W: The Beatles, they never thought about that shit. They just made amazing timeless music. I just want to be an amazing songwriter. I want us to go down as one of the greatest producers, songwriters, and rappers ever.
B: I’m Venezuelan, first generation, and I got to Miami when I was 12. [Wreckonize] is English. Being from Miami is so far away geographically from everybody, and on top of that being an immigrant, I didn’t grow up with somebody telling me what’s underground. Dog, I just came from Mexico where I was wearing Topsiders. I was a geek! Messing around wearing tight pants and sweater vests or whatever the fuck.
W: Now you’d be cool as fuck though!
B: [Laughs] Yeah. It was such a culture shock, and the first thing that interested me was hip hop. That was the one thing that I wanted to fit in so hardcore.
W: I was born in London, but I came to Miami when I was 5. So I kind of grew up in American culture. The first hip hop I was listening to was when my parents bumped Heavy D and shit like that. Back then I didn’t realize what it was. By the time I got into hip hop it was Snoop, Biggie, and all that. Later on I went into the golden era– De La Soul, Tribe, shit like that. In my teens, I was hardcore into “real hip hop” and I had that phase hard as fuck when I started rapping. It was all about the real shit, “Fuck this and Fuck that” or whatever.
Then I just came to a point where I started running into these artists, as a 19/20-year-old, realizing that it’s not fun to talk shit about people that you don’t even know. Then you get around them and they’re like-minded, or they’re just trying to create art. Who the fuck am I to judge them, you know? I had to go through that whole eureka to get to the place where I could just like all different kinds of genres. I can like something that’s deep and conscious, but then I can come over here and bump the shit out of this 2 Chainz song. What the fuck is wrong with that?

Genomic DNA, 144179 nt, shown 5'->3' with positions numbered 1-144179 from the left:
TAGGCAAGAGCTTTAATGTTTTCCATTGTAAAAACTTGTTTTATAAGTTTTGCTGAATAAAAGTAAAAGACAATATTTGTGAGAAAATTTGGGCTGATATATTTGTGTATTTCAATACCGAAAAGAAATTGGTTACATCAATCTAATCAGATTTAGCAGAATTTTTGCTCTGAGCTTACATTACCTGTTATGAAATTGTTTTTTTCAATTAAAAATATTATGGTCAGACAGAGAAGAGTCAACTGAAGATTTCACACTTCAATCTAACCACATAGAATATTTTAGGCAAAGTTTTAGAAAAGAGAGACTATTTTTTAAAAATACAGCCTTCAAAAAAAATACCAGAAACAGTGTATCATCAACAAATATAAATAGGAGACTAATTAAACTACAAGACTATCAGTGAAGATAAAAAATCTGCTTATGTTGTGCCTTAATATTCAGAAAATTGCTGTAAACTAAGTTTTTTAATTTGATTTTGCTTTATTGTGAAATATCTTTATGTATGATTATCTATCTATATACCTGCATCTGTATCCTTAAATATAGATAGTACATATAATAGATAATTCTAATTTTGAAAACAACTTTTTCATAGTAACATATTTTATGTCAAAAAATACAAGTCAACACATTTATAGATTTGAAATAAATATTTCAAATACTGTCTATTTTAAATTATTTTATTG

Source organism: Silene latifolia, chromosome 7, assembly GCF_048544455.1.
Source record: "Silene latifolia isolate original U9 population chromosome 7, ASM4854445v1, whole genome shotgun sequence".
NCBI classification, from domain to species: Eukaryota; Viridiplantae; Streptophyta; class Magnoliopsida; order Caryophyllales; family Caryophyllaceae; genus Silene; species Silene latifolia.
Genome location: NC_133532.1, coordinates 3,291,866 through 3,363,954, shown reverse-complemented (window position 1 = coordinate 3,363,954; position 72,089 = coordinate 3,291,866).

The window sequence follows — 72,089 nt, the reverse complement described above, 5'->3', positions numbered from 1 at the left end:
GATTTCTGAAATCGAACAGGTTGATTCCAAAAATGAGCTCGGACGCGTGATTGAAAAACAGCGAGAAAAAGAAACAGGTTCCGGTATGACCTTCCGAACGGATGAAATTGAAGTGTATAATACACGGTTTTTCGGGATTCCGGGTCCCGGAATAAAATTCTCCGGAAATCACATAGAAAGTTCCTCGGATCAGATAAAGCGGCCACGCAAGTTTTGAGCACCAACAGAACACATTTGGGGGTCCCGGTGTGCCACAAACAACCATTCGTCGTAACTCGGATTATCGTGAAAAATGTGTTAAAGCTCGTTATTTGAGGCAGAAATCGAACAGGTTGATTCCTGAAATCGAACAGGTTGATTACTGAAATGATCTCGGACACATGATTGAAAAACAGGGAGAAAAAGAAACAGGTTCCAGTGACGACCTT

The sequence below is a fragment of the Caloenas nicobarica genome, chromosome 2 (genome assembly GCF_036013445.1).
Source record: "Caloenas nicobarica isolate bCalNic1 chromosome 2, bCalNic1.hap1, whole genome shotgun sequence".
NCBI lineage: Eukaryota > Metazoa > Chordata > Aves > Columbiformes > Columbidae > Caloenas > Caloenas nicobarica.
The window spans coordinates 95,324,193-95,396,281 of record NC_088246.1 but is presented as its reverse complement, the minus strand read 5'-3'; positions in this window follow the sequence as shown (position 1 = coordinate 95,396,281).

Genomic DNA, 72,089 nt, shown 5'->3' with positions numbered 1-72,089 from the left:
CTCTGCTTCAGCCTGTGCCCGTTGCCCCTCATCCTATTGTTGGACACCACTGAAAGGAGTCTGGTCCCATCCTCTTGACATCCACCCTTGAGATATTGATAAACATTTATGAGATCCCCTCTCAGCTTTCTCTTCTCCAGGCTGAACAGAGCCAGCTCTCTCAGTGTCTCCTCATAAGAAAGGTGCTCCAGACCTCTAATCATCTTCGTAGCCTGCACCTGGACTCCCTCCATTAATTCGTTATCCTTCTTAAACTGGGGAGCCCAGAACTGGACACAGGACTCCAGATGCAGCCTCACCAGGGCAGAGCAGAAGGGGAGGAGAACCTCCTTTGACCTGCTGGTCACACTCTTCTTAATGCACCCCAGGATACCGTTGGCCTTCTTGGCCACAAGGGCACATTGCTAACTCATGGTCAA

B: Not only that, but they can both inform your art. Like, they both influence what it is you’re doing.
W: Then the ¡Mayday! process, when we started to make music together, I was really sitting in that place and enjoying not putting labels and boundaries on stuff.
MA: What’s been the feedback for the ¡Mursday! shows?
B: We did it at SXSW and it was super tight man. We had people singing along to Murs’ shit.
M: I think we all know how to perform. I don’t care if I perform for Willie Nelson fans or whatever, I can drive home my music. I can sell it. I will find the common ground and sell it. When you give someone the music and hooks ¡Mayday! gave me, I can teach you the song before we’re done performing. And it’s so catchy, and the performance is so convincing, that you’re going to be singing it.
MA: What do you want fans to get from this album?
B: I just want to tour the world and party with this album. I want to take ¡Mursday! to every corner of the world, because I feel like the world would be a better place if they have a party to this album. That’s how I really, honestly feel.
¡Mursday! is out now! Do your ears a favor and bless them with this joint.